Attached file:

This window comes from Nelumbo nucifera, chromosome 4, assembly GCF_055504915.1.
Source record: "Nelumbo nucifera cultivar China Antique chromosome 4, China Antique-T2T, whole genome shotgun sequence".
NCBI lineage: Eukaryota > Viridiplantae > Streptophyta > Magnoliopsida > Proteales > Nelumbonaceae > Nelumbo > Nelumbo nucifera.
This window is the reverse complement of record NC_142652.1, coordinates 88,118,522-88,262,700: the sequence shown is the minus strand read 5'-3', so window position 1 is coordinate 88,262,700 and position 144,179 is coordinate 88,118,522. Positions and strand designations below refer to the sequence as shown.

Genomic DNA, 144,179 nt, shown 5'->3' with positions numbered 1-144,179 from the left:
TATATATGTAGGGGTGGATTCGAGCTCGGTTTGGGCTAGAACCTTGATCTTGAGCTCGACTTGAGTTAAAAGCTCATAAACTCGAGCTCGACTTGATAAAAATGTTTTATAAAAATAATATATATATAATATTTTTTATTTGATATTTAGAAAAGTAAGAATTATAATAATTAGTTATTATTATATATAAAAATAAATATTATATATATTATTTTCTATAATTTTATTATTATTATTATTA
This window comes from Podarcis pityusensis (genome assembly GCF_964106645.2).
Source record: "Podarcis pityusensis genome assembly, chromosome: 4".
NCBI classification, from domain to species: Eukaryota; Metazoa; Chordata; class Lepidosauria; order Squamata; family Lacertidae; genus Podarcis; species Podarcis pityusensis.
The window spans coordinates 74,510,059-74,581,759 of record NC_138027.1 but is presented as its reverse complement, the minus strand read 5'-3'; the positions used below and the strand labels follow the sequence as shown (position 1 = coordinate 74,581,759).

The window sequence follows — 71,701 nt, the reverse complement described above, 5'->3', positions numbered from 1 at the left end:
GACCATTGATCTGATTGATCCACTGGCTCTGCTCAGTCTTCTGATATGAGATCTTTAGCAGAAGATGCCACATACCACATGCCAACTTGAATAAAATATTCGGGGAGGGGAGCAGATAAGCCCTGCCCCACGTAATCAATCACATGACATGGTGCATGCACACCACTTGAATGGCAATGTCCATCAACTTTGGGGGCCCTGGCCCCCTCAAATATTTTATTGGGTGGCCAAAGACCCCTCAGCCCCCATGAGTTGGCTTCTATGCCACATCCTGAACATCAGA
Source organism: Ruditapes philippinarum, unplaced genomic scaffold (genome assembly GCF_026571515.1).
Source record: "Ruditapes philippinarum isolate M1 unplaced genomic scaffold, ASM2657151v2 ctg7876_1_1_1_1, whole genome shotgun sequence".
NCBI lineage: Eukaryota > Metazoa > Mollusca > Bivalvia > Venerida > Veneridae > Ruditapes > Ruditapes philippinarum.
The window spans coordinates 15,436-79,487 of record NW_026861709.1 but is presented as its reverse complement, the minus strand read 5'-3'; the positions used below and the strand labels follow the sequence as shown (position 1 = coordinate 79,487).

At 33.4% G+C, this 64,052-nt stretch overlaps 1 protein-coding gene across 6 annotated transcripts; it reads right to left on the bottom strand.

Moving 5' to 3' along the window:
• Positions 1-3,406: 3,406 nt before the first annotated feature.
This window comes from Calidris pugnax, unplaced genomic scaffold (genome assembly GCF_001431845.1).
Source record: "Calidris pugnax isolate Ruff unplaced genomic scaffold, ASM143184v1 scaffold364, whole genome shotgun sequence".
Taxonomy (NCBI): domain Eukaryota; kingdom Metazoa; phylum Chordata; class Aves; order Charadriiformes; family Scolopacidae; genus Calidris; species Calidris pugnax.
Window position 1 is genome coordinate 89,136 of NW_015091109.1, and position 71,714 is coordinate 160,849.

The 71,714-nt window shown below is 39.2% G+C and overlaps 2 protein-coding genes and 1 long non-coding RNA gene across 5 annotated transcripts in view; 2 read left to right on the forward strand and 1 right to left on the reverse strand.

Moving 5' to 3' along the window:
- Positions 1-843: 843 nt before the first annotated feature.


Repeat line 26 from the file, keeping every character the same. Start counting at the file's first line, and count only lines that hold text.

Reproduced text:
- Positions 1-843: 843 nt before the first annotated feature.